In a recent decision, His Honour Judge Hacon has ruled on a preliminary issue of whether the possible infringement of an EU trade mark registration, two UK national trade mark registrations and a claim for passing off on a Spanish company's website may be heard in the English courts. This ruling was made in AMS Neve Ltd and Others v Heritage Audio S.L. and Another  EWHC 2563 (IPEC)which concerned the sale of pre-amplifiers under the brand 1073.
AMS Neve has been selling 1073 branded pre-amplifiers for over 40 years and discovered that Heritage Audio based in Spain were selling cloned products also branded 1073 from their website. The website indicated that products could be bought from a UK distributor and also suggested that direct orders could be placed with Heritage Audio anywhere in the EU and that Heritage Audio would ship products to them. AMS Neve issued proceedings in the English courts for infringement of their EU trade mark registration, their two UK national trade mark registrations and also claimed Heritage Audio were passing their product off as AMS Neve's. Heritage Audio subsequently applied for an order that the English courts did not have jurisdiction to try the claim under CPR Part 11 – Disputing the Court's Jurisdiction.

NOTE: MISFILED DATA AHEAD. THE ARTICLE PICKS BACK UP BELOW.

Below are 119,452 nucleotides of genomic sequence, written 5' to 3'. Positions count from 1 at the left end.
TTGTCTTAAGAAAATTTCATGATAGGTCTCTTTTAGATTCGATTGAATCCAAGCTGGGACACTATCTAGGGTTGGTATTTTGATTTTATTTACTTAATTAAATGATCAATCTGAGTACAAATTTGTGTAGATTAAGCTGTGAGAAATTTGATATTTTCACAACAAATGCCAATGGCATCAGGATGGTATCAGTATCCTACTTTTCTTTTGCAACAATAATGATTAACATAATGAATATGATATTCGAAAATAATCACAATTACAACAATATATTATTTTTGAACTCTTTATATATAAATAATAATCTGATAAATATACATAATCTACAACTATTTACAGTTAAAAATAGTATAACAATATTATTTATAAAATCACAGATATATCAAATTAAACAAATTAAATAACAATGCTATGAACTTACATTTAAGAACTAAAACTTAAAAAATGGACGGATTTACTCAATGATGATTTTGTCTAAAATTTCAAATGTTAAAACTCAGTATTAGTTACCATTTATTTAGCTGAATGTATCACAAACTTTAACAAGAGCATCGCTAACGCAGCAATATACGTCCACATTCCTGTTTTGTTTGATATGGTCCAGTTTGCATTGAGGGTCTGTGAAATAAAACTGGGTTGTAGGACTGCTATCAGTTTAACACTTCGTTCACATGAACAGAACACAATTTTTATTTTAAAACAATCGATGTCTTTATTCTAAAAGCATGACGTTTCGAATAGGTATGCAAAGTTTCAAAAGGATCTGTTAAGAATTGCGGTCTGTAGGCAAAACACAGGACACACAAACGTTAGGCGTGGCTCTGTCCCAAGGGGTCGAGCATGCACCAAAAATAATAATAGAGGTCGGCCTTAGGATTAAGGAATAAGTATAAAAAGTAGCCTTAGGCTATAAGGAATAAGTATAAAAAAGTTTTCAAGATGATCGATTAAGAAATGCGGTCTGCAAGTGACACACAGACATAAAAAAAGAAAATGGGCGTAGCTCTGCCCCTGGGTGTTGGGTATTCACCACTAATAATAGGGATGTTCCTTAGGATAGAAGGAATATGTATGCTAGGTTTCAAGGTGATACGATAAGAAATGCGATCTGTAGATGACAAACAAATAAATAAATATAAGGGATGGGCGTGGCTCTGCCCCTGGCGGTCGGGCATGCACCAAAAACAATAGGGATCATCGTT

The Jurisdiction Rules
HHJ Hacon drew a distinction between the rules governing national trade mark registrations and passing off and the rules governing EUTMs. The rules on national trade marks and passing off are governed by Regulation (EU) No. 1215/2012 ("the Jurisdiction and Judgments Regulation"), whilst the rules on EUTMs are governed by Council Regulation (EC) No. 207/2009 ("the EU Trade Mark Regulation") as amended by Regulation (EU) 2015/2424. Both Regulations say that initial presumption is that jurisdiction is given to the defendant's home courts (Article 4 of the Jurisdiction and Judgments Regulation, and Article 97(5) of the EU Trade Mark Regulation) but both also provide exceptions where another country's courts may have jurisdiction to hear an infringement action (Article 7 of the Jurisdiction and Judgments Regulation, and Article 97(1) of the EU Trade Mark Regulation). However, that is as far as the similarities go.
National Trade Mark Infringement
Article 7(2) of the Jurisdiction and Judgments Regulation provides quite a broad scope for an action to be heard outside of the defendant's home courts. An action for infringement of national trade mark registration may be heard in "the place where the harmful event occurred or may occur" where the matter relates to "tort, delict or quasi-delict" which the Court acknowledged the CJEU has previously ruled, is intended to cover both the place where the damage occurred and the place where the event giving rise to damage occurs.